In last month’s Productivity Pulse, our exclusive monthly newsletter, we announced our MPS Productivity Philosophy.
Through our decades of research in optimizing productivity at companies around the world, we’ve identified five key disciplines that must be focused on in order to create cultures of sustainable productivity at the organizational, team, and individual levels: alignment, accountability, workflow management, digital fluency, and well-being. We wanted to give you a little more context on what this philosophy is and how it was developed, so I sat down with MPS Founder and CEO, Sally McGhee, to pick her brain on the topic.
What inspired you to introduce this philosophy to clients now?
McGhee: I believe that productivity has a lot to offer to teams and organizations, but that it has been put in a corner with time management within the business community. It seemed as if organizations weren’t seeing it as a broader cultural change that requires more thought and leadership to implement effectively. Productivity can be looked at in the same way as Six Sigma and Lean—there is an education and skills that can be taught to make a culture more productive. Based on that mindset, I wanted to communicate that productivity is a philosophy, and it’s a multi-faceted philosophy at that. As our leadership team analyzed productivity, we found there are five disciplines that are necessary to implement a culture change within an organization, and from there, the MPS Productivity Philosophy was created.
What specific events in your career of productivity consulting shaped the formation of this philosophy?
McGhee: Earlier in my life, when I was coaching executives, managers, and individual contributors, I noticed that there was a lack of focus on productivity at all levels. I found there was a lack of knowledge surrounding productivity, so it then became a priority for me to support individuals and teams on how to improve their productivity to drive results. Additionally, I worked with Microsoft when productivity was still being organized by paper, so when the digital age came, I realized how much productivity could improve with the new technology. Expectedly, the issues of working with paper transferred in to issues of working digitally, and it became a passion for me to solve these problems by intertwining technology, people, and behavioral changes to create more productive cultures.
From your perspective, what is the importance of each discipline?
- My experience working with leaders is that if there is alignment with a team, it reduces a lot of noise; meetings are quicker with less conflict, emails are clearer and there are less of them, the cycles of actions are reduced, and there’s less confusion on what needs to get done and who needs to do it. Alignment can touch on any area of a company, and once there’s alignment within the organization it’s an easier and more pleasant environment to work in.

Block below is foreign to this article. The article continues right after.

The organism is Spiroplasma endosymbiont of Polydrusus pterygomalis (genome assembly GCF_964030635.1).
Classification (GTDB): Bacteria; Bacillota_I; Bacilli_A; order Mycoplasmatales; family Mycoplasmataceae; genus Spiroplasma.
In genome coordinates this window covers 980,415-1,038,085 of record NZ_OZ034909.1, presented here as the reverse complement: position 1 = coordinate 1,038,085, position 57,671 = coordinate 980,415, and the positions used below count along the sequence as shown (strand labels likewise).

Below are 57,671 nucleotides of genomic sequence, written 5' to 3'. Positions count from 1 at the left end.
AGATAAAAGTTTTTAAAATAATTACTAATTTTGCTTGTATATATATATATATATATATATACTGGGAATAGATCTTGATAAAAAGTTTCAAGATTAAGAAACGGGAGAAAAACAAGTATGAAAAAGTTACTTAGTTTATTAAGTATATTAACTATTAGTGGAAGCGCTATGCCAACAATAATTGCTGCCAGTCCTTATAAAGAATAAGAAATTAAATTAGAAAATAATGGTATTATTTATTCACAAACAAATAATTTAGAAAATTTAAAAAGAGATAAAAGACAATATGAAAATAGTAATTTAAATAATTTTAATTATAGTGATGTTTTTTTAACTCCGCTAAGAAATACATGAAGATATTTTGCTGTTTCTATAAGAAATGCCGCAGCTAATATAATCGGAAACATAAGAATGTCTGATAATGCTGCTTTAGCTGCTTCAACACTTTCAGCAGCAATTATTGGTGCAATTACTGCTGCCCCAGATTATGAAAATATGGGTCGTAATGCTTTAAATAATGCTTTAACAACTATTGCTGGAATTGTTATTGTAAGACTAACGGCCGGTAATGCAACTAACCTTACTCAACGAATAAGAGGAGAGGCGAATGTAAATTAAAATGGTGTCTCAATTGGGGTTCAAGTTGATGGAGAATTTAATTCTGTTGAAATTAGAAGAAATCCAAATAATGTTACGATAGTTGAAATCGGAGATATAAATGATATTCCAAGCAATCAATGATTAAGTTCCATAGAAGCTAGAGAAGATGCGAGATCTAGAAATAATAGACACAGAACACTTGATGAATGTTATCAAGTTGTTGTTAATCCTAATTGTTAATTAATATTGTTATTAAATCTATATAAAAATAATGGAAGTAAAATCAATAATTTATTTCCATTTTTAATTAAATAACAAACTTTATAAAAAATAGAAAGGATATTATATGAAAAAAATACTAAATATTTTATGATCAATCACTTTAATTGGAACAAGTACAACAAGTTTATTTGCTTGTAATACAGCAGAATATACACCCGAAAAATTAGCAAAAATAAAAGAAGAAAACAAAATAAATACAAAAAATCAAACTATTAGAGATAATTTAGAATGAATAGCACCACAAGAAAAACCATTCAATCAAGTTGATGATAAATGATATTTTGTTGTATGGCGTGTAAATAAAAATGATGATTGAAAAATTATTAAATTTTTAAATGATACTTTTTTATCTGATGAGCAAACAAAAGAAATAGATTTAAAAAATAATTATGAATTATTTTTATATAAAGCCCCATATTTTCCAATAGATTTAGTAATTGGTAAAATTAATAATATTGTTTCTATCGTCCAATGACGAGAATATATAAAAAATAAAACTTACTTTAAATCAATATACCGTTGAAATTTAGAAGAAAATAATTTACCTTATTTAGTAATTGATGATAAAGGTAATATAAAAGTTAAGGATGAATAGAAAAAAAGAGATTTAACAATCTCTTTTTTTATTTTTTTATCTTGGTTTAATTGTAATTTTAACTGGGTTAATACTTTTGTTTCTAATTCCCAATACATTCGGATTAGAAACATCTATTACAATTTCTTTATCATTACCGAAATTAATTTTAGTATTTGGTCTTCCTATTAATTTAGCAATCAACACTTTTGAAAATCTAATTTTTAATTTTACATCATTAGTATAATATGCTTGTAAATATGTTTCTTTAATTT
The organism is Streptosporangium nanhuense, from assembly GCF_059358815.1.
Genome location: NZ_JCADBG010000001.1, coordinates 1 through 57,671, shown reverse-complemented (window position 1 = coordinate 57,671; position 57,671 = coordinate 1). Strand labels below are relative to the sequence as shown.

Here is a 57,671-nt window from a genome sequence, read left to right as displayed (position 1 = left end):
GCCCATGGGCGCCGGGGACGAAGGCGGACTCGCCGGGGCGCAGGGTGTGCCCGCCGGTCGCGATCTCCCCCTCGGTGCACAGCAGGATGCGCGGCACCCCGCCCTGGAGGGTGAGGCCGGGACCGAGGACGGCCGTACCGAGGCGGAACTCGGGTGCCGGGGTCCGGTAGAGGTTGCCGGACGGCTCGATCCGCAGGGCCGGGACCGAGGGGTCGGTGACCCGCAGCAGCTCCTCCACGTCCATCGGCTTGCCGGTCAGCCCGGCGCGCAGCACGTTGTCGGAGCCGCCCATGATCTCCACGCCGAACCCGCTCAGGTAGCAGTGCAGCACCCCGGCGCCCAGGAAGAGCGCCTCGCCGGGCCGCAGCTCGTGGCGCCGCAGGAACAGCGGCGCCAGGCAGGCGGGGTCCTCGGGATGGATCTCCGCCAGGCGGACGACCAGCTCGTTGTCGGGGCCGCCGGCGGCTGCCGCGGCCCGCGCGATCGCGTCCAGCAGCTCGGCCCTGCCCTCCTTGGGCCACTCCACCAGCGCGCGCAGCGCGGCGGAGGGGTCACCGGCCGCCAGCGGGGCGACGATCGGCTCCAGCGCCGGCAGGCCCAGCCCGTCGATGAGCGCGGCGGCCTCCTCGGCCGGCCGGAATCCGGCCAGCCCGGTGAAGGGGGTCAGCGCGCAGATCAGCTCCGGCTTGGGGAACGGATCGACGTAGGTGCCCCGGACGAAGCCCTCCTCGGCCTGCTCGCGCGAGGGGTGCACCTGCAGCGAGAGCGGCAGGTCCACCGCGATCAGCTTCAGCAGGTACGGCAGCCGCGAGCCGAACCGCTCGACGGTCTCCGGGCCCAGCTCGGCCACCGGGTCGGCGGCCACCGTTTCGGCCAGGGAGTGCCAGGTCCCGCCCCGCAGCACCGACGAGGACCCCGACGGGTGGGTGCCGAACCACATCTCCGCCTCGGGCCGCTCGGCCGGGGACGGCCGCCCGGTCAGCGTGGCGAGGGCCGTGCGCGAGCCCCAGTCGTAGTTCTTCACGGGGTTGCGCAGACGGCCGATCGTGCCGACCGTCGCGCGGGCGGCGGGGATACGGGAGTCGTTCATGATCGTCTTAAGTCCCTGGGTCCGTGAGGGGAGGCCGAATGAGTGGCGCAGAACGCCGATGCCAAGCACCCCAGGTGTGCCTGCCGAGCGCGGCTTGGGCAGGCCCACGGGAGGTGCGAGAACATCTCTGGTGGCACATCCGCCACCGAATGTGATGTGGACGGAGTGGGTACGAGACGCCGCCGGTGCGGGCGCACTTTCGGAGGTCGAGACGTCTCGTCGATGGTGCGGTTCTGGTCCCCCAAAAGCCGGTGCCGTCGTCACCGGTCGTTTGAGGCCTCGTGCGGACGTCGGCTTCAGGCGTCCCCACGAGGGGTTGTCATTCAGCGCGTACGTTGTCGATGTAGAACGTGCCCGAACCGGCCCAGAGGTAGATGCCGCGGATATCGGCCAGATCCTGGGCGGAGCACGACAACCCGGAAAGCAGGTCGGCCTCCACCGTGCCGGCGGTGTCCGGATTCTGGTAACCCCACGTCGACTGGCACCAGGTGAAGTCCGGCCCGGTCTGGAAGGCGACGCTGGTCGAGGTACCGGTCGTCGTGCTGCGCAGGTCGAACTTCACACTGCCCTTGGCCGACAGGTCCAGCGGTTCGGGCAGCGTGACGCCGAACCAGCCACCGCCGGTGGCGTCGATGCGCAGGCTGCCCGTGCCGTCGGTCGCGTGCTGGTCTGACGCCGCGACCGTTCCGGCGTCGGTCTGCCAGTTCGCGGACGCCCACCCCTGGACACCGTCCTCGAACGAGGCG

- Simply put, accountability allows people to dig deeper to hold themselves and others responsible. The standards set by a company may not be set high enough, and they may not represent the many levels of accountability that apply differently to the different positions. There’s also a coaching element surrounding accountability which is feedback; giving feedback to employees helps them and inspires them to be more accountable.
- Workflow Management:
- We are so busy sometimes that we rarely stop to ask ourselves, “Is there a better way to do this?” Everyone’s workflow can be reduced and standardized to move quicker and produce results sooner. Right now, people react to their work and to their email; they’re not proactive enough about it. I understand that not all areas of work can be workflowed, but the ones that can should be.
- Digital Fluency:
- Right now, people are flying by the seat of their pants with digital tools. Most don’t have time to learn how to use their tools, and those who are being taught, are being shown the over-arching features and benefits, even if they don’t apply to that person’s role. We need to look at how different tools help different roles. For example, looking at which Microsoft Outlook features are most beneficial to executives, but that wouldn’t be applicable to an executive assistant’s role. There are many features and benefits of every tool, but not all of them should be used by every person.
- There is an increased interest in how to be healthier at work, and how that can impact an individual’s productivity. We need to create a culture where employees are given permission to have that conversation, as research has shown that having greater work-life balance drastically benefits organizations and individuals. There will undoubtedly be times where work life balance shifts, and a person will work more or spend more time at home, but it’s important to recognize that as normal while placing an emphasis on living as balanced of a life as possible.
Is there an importance in the five disciplines working in tandem?
McGhee: The 5 disciplines are interconnected. You can work with them individually, but as soon as you start working with them in a team, they play off of each other. Workflow and Digital Fluency are beneath everything we do. Alignment and Accountability have a strong impact on Well-Being. If you don’t focus on one, it will negatively impact the other four to some degree. You may be able to work with one or two, but the system will work best with all of them. Focusing on any of them will make a difference, but you will not have the same impact as you would if you were focusing on all five of them.